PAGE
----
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Trains fares could be frozen using extra tax on fuel for domestic flights

The government should subsidise rail fares through a tax on domestic flights, a pressure group has said.

The Campaign for Better Transport is calling for a rail fare freeze in 2023 which will be funded through a tax on kerosene on domestic flights which is set at the same rate as petrol and diesel for car drivers.

The body said the move would also help to cut carbon emissions from domestic aviation and raise £1.53bn, enough to fund a rail fare freeze to encourage more people to travel by rail.

The government is due to announce an increase to rail fares tomorrow which is traditionally in line with the Retail Price Index (RPI). But with June’s RPI hitting highs of 11.8 per cent, the Department for Transport (DfT) has said next year’s rise in fares will be delayed until March and will be lower than the RPI figure

Nevertheless, whilst ministers have ruled out a double-digit fare rise next year, it is still unclear how much fares will go up.

Paul Tuohy, chief executive of Campaign for Better Transport, said: “It’s absurd that the government chooses to place no tax on aviation fuel, yet heavily taxes petrol and diesel for drivers.

“Taxing kerosene would help reduce domestic flights and save carbon, and the money raised could pay for a rail fare freeze next year to make the trains cheaper and encourage more people to use them.”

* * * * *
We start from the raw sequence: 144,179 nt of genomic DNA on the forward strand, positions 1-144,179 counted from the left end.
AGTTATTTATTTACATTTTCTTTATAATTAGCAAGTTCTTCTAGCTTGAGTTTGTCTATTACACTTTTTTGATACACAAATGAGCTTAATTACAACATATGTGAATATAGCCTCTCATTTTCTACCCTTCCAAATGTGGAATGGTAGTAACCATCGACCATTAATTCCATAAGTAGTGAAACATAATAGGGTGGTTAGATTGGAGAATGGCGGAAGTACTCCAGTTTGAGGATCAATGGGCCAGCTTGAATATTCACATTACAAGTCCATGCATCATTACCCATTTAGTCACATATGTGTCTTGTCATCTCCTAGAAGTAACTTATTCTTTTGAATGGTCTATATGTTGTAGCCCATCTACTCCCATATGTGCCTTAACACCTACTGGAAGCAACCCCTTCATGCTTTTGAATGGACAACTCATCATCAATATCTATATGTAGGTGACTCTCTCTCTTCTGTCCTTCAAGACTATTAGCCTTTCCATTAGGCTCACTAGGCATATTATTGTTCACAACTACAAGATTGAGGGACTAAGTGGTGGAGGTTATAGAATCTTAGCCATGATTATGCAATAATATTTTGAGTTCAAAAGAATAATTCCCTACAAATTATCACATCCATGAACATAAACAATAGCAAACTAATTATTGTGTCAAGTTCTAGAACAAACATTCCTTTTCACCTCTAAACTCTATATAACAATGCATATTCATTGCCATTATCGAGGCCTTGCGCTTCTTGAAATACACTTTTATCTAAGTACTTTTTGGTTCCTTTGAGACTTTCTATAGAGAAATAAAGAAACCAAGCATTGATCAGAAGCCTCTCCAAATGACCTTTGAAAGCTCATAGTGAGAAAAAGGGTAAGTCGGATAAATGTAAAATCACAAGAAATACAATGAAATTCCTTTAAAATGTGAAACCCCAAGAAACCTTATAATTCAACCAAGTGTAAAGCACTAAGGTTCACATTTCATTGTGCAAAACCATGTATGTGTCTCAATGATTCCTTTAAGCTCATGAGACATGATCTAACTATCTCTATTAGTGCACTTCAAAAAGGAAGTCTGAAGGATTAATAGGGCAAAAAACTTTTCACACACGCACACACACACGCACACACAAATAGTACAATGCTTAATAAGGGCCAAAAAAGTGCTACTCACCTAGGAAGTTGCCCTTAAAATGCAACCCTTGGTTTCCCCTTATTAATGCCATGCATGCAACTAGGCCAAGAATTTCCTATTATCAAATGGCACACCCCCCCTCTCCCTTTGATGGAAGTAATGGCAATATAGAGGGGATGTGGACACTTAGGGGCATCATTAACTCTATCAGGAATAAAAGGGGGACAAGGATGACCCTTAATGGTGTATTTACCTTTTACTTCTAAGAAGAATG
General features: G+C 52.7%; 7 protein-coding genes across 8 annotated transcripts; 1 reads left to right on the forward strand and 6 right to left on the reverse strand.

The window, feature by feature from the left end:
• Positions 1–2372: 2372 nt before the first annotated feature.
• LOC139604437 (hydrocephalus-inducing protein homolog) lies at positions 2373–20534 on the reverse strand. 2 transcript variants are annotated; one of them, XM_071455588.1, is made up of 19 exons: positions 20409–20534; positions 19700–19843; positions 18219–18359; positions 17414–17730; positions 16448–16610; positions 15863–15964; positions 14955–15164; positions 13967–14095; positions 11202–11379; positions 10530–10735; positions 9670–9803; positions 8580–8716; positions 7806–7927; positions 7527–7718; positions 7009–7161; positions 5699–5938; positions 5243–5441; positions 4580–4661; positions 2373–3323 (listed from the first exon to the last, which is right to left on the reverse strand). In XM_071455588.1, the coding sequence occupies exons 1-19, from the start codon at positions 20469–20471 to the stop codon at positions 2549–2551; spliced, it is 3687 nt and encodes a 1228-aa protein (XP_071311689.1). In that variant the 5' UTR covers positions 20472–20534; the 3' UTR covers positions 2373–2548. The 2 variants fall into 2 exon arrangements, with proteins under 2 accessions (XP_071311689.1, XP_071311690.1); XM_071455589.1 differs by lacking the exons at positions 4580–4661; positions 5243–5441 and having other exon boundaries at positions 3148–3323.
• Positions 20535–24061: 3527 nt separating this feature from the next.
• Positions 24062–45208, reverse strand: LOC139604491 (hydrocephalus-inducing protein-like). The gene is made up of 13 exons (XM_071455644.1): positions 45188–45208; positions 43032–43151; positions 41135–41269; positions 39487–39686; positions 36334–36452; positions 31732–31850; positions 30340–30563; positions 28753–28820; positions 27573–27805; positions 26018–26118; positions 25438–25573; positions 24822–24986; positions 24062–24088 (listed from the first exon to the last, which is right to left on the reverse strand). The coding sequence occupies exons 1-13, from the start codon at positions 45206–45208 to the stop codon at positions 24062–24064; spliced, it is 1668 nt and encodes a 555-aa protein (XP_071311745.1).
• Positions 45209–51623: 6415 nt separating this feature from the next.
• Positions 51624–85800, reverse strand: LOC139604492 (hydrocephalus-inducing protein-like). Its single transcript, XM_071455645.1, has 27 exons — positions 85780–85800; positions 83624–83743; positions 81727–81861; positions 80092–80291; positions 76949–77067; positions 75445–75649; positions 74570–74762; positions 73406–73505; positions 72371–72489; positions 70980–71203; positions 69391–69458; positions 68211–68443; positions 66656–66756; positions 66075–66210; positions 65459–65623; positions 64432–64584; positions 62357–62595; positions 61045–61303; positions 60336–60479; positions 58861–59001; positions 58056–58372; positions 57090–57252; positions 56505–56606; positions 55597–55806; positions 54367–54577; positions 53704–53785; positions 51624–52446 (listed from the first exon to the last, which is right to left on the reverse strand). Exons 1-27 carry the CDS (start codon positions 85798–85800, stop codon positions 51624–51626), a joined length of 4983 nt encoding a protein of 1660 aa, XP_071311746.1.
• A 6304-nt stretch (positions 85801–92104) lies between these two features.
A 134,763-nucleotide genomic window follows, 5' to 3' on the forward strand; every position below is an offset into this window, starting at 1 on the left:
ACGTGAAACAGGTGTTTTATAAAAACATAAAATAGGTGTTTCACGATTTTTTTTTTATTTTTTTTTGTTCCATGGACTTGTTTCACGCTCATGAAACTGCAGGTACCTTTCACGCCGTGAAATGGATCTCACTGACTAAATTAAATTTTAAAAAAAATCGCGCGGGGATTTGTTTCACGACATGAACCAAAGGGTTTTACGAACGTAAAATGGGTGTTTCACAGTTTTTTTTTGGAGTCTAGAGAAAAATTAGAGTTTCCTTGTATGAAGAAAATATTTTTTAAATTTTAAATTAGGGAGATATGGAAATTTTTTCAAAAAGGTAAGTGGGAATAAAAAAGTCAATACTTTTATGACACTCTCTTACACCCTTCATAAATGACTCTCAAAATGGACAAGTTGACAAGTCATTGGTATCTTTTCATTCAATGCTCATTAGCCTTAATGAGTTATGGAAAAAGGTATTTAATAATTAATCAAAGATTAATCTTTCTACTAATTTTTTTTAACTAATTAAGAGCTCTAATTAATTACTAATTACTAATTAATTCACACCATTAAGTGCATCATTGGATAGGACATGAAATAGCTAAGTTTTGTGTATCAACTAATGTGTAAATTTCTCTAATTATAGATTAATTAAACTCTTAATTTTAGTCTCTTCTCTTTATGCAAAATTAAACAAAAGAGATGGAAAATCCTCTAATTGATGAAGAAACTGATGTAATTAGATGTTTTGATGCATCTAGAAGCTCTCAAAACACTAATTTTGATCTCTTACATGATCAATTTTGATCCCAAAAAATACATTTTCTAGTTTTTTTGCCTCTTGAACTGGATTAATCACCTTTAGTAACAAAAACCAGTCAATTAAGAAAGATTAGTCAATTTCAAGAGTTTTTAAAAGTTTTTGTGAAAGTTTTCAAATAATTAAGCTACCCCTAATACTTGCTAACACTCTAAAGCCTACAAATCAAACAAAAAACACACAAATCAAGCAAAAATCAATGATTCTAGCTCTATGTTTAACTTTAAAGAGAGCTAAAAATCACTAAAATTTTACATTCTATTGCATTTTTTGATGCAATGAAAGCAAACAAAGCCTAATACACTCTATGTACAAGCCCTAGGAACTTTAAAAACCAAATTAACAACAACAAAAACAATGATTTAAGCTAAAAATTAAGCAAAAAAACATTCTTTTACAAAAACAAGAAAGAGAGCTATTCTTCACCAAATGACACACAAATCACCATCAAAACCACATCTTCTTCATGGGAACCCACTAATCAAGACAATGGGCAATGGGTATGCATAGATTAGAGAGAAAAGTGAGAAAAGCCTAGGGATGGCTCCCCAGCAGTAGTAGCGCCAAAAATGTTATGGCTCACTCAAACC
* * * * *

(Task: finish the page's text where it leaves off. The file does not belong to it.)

With 13 per cent of all UK flights starting and finishing in the UK, the charity is calling for more to be done to reduce domestic aviation.

As well as a kerosene tax, the charity wants at least of half of domestic flights to switch to rail by making train tickets cheaper in order to compete with budget airfares.

The Liberal Democrats have also called for a freeze on rail fares and has joined Labour in saying that the energy price cap should not be increased beyond its current level.

The party said the “double bill freeze” would directly combat a worsening economic outlook, saving families £2,000 on average – £1,400 a year from scrapping the energy price cap rise and £600 by freezing rail prices.

Sarah Olney, the party’s treasury spokesperson, accused Tory leadership contenders Liz Truss and Rishi Sunak of being “out of touch and out of ideas”.

“Their half-baked plans to get people through the worst cost-of-living crisis in a generation are pitiful and barely scratch the surface.

“Britain is faced with a looming economic crisis which requires bold action to save families and pensioners on the brink. This month sees the double whammy of new energy and rail prices both being announced all whilst we have a zombie Government in Westminster.

“There is not a second to lose to save Britain from this crisis. Now is the time to freeze bills before it’s too late.”

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